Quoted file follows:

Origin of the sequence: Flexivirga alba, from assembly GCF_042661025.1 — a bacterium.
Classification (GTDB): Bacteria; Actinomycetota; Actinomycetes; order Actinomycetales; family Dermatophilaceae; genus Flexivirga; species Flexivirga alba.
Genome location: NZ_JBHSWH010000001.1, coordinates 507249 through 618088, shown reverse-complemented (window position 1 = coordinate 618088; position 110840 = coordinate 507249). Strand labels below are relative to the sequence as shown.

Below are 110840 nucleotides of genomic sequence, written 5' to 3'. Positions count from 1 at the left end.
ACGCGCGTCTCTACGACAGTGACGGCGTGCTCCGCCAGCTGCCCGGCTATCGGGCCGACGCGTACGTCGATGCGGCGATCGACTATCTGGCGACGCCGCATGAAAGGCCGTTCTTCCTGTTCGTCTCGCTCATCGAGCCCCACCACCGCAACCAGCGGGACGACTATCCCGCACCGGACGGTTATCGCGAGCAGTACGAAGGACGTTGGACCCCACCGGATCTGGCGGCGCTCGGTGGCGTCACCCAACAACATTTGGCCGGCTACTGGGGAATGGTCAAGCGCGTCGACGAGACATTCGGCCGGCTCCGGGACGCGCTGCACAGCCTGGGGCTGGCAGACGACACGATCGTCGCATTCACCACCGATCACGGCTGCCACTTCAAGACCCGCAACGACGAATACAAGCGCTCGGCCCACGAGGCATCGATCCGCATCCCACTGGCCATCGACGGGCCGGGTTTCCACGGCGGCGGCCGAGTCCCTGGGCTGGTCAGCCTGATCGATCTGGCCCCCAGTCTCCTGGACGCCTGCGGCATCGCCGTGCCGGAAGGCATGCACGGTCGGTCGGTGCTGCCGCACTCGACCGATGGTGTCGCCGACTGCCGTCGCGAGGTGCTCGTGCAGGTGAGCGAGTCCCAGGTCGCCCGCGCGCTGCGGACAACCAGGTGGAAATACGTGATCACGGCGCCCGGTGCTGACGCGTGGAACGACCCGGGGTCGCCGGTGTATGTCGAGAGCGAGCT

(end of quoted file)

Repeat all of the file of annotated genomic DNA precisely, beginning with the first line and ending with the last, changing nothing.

Origin of the sequence: Flexivirga alba, from assembly GCF_042661025.1 — a bacterium.
Classification (GTDB): Bacteria; Actinomycetota; Actinomycetes; order Actinomycetales; family Dermatophilaceae; genus Flexivirga; species Flexivirga alba.
Genome location: NZ_JBHSWH010000001.1, coordinates 507249 through 618088, shown reverse-complemented (window position 1 = coordinate 618088; position 110840 = coordinate 507249). Strand labels below are relative to the sequence as shown.

Below are 110840 nucleotides of genomic sequence, written 5' to 3'. Positions count from 1 at the left end.
ACGCGCGTCTCTACGACAGTGACGGCGTGCTCCGCCAGCTGCCCGGCTATCGGGCCGACGCGTACGTCGATGCGGCGATCGACTATCTGGCGACGCCGCATGAAAGGCCGTTCTTCCTGTTCGTCTCGCTCATCGAGCCCCACCACCGCAACCAGCGGGACGACTATCCCGCACCGGACGGTTATCGCGAGCAGTACGAAGGACGTTGGACCCCACCGGATCTGGCGGCGCTCGGTGGCGTCACCCAACAACATTTGGCCGGCTACTGGGGAATGGTCAAGCGCGTCGACGAGACATTCGGCCGGCTCCGGGACGCGCTGCACAGCCTGGGGCTGGCAGACGACACGATCGTCGCATTCACCACCGATCACGGCTGCCACTTCAAGACCCGCAACGACGAATACAAGCGCTCGGCCCACGAGGCATCGATCCGCATCCCACTGGCCATCGACGGGCCGGGTTTCCACGGCGGCGGCCGAGTCCCTGGGCTGGTCAGCCTGATCGATCTGGCCCCCAGTCTCCTGGACGCCTGCGGCATCGCCGTGCCGGAAGGCATGCACGGTCGGTCGGTGCTGCCGCACTCGACCGATGGTGTCGCCGACTGCCGTCGCGAGGTGCTCGTGCAGGTGAGCGAGTCCCAGGTCGCCCGCGCGCTGCGGACAACCAGGTGGAAATACGTGATCACGGCGCCCGGTGCTGACGCGTGGAACGACCCGGGGTCGCCGGTGTATGTCGAGAGCGAGCT